Charlie Countryman (2013)

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I only had the opportunity to see this yesterday, it being released nearly a year after the States received it. Maybe there was a reason for the huge wait because it will certainly not appeal to all tastes. It’s so clear this is a festival kind of movie, it premiered at Sundance and since then hasn’t had great reviews, which I agree with to a point. It’s a nonsense hollow script but I did love the art direction of the film and it’s well acted.

In Chicago lives Charlie Countryman (Shia LeBeouf), the film opens with him seeing his mother Kate (Melissa Leo) pass away but she soon appears to him as a ghost and tells him to live an adventure in Bucharest. Thanks mum! On the flight he meets a man who gets Charlie wrapped up in another adventure concerning his cellist daughter Gabi (Evan Rachel Wood) and it isn’t long before Charlie falls for her even if she’s linked in with the murky Romanian underworld and a brutish husband with a silly common name like Nigel (Mads Mikkelsen).

The strongest element of this film, I believe, has to be found in the strengths of LeBeouf’s role. It’s clear he’s loving the character and the adventurous roller-coaster trip Charlie goes on. It kind of pains me to compliment the man considering what a jerk he seems and the whole paper bag debacle but he is fantastic in this film. The emotions that he journeys on are utterly believable and he can cry easily, have that smarmy grin and his drug induced night is very well acted. The bond between him and Wood is a strong one and however Romeo and Juliet like the script may be, you do feel that they desire one another.

There’s good amounts of slow motion used in the film, utilised to bring home the dramatic tension more, it never gets tedious, it perhaps feels arty pretentious to have it but in some cases it works well. The chase is masterfully performed and shot and the slow mo underground face off is a cheeky little use to show off Charlie’s outwitting move. It’s clear it’s an arty film, with music and shots blending together to make the entire film feel polished and different.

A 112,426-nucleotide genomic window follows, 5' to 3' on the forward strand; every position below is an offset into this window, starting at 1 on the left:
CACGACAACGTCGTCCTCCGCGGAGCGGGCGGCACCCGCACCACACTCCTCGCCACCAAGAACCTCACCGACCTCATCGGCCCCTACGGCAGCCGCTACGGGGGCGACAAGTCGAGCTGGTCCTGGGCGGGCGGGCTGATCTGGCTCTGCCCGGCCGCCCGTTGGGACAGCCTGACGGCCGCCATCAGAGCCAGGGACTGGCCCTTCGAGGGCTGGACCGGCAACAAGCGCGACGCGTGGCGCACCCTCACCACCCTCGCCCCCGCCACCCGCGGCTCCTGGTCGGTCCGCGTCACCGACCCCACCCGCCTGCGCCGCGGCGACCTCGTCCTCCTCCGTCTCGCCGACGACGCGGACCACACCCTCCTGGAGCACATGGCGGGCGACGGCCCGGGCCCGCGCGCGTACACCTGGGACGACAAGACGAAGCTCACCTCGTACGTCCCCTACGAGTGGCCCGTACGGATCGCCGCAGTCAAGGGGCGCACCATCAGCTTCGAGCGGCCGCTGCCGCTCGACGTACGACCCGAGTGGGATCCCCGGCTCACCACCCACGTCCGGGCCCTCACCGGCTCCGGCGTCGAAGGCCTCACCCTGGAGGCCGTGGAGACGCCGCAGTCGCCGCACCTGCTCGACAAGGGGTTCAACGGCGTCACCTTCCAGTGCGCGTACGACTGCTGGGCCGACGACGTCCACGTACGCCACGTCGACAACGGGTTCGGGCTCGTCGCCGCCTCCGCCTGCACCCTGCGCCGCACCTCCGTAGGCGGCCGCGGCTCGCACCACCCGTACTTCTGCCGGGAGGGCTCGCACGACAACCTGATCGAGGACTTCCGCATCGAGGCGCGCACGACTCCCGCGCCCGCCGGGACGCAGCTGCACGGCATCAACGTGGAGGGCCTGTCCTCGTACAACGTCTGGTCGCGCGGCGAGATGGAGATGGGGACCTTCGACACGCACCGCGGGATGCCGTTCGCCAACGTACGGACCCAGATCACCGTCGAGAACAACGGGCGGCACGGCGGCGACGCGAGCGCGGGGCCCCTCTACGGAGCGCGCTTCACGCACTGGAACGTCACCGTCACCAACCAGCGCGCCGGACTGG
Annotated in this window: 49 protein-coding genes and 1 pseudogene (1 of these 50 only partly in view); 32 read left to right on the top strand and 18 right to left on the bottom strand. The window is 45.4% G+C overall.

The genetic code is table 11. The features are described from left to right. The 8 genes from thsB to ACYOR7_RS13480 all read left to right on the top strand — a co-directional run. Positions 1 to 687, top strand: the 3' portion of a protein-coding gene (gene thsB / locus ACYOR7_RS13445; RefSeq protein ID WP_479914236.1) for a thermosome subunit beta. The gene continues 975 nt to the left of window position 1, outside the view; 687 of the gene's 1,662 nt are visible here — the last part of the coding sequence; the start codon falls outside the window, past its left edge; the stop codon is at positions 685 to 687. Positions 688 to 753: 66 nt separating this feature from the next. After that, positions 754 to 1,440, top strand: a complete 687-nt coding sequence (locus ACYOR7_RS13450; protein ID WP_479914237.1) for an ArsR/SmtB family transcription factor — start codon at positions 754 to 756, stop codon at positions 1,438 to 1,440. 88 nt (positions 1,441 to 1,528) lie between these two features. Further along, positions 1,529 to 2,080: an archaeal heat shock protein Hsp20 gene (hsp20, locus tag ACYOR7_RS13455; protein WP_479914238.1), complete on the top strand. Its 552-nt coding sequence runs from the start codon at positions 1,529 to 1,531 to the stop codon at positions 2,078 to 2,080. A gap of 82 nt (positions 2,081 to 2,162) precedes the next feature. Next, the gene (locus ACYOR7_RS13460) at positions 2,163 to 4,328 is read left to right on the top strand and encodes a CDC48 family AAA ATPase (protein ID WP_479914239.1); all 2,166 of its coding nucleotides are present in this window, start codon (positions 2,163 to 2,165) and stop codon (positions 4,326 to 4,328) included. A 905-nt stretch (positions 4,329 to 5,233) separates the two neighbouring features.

On this note, the movie is one that relishes in translating this Romanian crime scene as sometimes magical and sometimes nightmarish. It’s true to comment that the film does feel like a surreal dream sequence for the most part. It’s a lulling film that makes you feel sleepy watching it, I don’t know if that’s what they were aiming for but that’s how I felt now and then sitting in that cinema screen by myself. I think the writing lets it down just because it’s so romantic cliched and there’s no real outstanding drama or twist to entice you.

There are gripping moments to be fair but it feels like Matt Drake, the writer was trying too hard to be arty farty, it’s a pretentious feeling film and sometimes weird is good but the beginning death talks and the bad use of CGI spirit wafting doesn’t help. It’s annoying too at times, the inclusion of Rupert Grint and James Buckley didn’t do anything for me. It felt indulgent trying to have some British lads on tour humour in there, it didn’t fit with the film and there subplot made no difference.

A sometimes good mix of drama, adventure and romance but it loses track in a careering maddening hazy trip down Surrealville. Shia is very good at angst and emoting hard to gain love, but apart from that and a somewhat effective arty backdrop this film can feel hipster-ish and messy. Watchable though.

6/10

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